Year of publication of records.

Figure 3

Study type by research design.

Geographic location

Ireland and USA have produced the largest volume of the literature with five studies each per country. This is followed by Australia which yielded four studies; there were also three international studies where data collection occurred in more than one country. Only one study from the UK met the inclusion criteria.


The focus populations in the included studies were physiotherapists, students, associate/support works, service users and a number of literature-based educational studies. Several of the included studies focussed on more than one population.

The service users included in the studies were from a variety of clinical groups including musculoskeletal, older adults, stroke, general adults, cerebral palsy, and children with obesity, multiple sclerosis, autistic spectrum disorder and long-term neurological conditions.

Study design

The design of the included studies was categorised according to a research design framework by Littlewood and May.66 All included studies were primary research as per the inclusion criteria. The most frequently employed design was quantitative, observational studies, followed by mixed-methods and qualitative studies. The smallest category was quantitative interventional studies.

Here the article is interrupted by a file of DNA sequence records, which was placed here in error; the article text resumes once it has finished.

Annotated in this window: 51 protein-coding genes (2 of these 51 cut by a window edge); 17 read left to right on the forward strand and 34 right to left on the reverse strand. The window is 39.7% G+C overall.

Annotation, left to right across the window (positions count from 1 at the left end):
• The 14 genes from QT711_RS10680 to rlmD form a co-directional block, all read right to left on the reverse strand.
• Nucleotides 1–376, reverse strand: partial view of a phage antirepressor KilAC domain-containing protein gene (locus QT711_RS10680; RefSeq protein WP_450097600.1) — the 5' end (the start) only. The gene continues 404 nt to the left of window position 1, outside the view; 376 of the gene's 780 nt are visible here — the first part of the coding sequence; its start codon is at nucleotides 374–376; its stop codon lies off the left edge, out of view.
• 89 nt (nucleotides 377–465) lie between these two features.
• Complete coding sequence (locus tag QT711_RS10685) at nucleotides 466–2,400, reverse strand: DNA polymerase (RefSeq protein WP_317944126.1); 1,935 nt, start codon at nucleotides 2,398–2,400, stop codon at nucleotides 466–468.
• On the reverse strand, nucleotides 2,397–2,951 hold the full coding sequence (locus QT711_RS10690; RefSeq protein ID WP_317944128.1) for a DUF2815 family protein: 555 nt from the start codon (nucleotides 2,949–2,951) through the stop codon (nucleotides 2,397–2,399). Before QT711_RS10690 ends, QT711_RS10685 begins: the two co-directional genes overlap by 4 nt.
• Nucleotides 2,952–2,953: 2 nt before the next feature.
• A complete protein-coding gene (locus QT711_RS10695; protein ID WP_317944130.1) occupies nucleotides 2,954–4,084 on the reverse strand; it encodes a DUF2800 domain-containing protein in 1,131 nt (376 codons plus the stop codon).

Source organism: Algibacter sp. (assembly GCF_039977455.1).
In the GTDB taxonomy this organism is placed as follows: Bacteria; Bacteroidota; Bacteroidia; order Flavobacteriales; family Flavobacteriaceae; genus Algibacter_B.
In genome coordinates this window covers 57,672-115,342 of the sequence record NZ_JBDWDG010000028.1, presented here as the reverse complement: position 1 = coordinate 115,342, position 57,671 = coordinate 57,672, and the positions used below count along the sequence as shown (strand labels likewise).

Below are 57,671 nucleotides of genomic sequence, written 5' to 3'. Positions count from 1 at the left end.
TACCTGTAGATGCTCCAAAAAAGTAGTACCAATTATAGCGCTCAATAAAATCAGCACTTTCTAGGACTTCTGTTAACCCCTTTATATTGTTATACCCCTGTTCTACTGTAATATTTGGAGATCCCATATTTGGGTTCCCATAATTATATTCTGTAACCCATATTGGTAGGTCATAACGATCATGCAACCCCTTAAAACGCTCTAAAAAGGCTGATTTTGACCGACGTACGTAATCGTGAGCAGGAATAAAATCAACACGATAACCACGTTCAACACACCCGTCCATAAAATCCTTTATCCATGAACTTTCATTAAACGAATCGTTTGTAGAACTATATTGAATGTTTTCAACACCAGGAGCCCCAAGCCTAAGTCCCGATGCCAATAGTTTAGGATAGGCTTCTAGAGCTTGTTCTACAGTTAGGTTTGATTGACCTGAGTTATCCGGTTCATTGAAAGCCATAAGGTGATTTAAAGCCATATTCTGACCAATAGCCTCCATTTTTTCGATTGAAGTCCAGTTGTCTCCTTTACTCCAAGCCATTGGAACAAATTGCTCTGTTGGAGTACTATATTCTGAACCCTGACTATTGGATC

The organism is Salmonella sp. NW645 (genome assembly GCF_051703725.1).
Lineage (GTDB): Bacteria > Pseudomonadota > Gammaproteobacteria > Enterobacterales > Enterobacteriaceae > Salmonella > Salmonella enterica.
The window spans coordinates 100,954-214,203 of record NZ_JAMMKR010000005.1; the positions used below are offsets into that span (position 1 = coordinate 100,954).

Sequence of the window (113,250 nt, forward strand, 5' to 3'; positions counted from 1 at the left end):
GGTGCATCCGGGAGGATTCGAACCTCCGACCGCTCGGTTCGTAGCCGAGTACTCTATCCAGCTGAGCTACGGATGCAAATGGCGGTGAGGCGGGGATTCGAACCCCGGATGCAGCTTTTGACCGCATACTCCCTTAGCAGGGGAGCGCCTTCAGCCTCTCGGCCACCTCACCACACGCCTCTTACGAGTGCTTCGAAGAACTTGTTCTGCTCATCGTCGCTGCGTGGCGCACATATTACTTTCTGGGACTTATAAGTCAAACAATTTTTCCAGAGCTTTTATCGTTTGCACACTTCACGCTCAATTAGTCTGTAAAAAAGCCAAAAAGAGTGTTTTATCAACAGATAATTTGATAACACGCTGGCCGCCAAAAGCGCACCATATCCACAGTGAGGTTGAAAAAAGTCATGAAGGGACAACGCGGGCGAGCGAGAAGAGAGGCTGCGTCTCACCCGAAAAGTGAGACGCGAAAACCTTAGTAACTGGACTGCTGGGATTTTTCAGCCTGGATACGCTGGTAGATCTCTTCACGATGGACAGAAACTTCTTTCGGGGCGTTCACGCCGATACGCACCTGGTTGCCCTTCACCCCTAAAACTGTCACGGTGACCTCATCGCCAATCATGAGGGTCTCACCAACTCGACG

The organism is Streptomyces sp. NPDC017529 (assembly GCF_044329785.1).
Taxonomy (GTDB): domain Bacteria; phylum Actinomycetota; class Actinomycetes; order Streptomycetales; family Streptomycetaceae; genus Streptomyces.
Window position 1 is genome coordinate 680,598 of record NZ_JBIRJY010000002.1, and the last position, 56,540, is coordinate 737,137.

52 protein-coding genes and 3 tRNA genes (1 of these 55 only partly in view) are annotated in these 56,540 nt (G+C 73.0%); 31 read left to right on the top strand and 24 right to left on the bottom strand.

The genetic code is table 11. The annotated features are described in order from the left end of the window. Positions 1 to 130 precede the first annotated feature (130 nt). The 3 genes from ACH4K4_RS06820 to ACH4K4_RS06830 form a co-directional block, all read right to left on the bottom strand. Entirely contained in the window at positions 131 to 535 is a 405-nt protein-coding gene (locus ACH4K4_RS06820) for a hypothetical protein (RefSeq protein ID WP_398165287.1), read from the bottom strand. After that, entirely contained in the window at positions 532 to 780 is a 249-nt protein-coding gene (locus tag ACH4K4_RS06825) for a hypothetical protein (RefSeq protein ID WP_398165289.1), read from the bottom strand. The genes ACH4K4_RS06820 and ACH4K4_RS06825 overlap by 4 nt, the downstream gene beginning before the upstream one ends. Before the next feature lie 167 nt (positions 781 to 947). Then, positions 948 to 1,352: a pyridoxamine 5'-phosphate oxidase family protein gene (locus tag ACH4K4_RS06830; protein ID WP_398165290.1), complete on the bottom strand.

Focus/theme of the studies

The included studies fell broadly into five categories:

  1. Scoping of barriers, current practice, knowledge and attitudes. This included scoping of physiotherapists and/or service users (n=17).

  2. Identifying the need for PA promotion (n=1).

  3. Development or evaluation of a specific PA promotion initiative (n=2).

  4. Educational studies (n=3).

  5. PA promotion intervention (n=8).


The key aims of this review were to identify and map the body of literature related to physiotherapy and PA promotion. To the best of our knowledge, this is the most up to date published review of existing literature that explicitly relates to PA promotion in physiotherapy practice thus providing an important springboard for discussion and research.